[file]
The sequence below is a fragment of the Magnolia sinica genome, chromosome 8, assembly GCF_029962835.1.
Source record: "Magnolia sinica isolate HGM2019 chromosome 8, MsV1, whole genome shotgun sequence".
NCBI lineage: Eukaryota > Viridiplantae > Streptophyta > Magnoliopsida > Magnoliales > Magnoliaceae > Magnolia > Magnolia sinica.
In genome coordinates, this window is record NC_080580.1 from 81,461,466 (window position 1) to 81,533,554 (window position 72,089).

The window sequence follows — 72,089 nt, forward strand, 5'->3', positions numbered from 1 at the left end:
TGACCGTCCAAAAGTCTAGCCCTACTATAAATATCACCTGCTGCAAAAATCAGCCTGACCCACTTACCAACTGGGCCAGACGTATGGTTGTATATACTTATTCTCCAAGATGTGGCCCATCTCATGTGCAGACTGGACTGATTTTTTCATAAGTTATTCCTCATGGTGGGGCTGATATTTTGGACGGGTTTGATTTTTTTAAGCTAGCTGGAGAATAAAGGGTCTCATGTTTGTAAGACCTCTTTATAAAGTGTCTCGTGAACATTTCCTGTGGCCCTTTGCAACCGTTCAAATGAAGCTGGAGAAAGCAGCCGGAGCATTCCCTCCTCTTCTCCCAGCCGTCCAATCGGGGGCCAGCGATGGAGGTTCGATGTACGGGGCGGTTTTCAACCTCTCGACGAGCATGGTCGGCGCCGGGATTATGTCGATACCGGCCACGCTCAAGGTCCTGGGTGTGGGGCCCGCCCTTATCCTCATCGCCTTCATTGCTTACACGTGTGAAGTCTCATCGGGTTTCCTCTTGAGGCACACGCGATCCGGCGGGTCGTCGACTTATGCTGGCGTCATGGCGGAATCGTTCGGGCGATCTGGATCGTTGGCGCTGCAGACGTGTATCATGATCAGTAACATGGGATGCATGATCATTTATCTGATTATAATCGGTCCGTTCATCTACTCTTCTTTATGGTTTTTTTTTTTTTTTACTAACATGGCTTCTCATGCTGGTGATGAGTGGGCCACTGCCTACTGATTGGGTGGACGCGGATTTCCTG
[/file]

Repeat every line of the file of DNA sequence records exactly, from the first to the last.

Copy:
The sequence below is a fragment of the Magnolia sinica genome, chromosome 8, assembly GCF_029962835.1.
Source record: "Magnolia sinica isolate HGM2019 chromosome 8, MsV1, whole genome shotgun sequence".
NCBI lineage: Eukaryota > Viridiplantae > Streptophyta > Magnoliopsida > Magnoliales > Magnoliaceae > Magnolia > Magnolia sinica.
In genome coordinates, this window is record NC_080580.1 from 81,461,466 (window position 1) to 81,533,554 (window position 72,089).

The window sequence follows — 72,089 nt, forward strand, 5'->3', positions numbered from 1 at the left end:
TGACCGTCCAAAAGTCTAGCCCTACTATAAATATCACCTGCTGCAAAAATCAGCCTGACCCACTTACCAACTGGGCCAGACGTATGGTTGTATATACTTATTCTCCAAGATGTGGCCCATCTCATGTGCAGACTGGACTGATTTTTTCATAAGTTATTCCTCATGGTGGGGCTGATATTTTGGACGGGTTTGATTTTTTTAAGCTAGCTGGAGAATAAAGGGTCTCATGTTTGTAAGACCTCTTTATAAAGTGTCTCGTGAACATTTCCTGTGGCCCTTTGCAACCGTTCAAATGAAGCTGGAGAAAGCAGCCGGAGCATTCCCTCCTCTTCTCCCAGCCGTCCAATCGGGGGCCAGCGATGGAGGTTCGATGTACGGGGCGGTTTTCAACCTCTCGACGAGCATGGTCGGCGCCGGGATTATGTCGATACCGGCCACGCTCAAGGTCCTGGGTGTGGGGCCCGCCCTTATCCTCATCGCCTTCATTGCTTACACGTGTGAAGTCTCATCGGGTTTCCTCTTGAGGCACACGCGATCCGGCGGGTCGTCGACTTATGCTGGCGTCATGGCGGAATCGTTCGGGCGATCTGGATCGTTGGCGCTGCAGACGTGTATCATGATCAGTAACATGGGATGCATGATCATTTATCTGATTATAATCGGTCCGTTCATCTACTCTTCTTTATGGTTTTTTTTTTTTTTTACTAACATGGCTTCTCATGCTGGTGATGAGTGGGCCACTGCCTACTGATTGGGTGGACGCGGATTTCCTG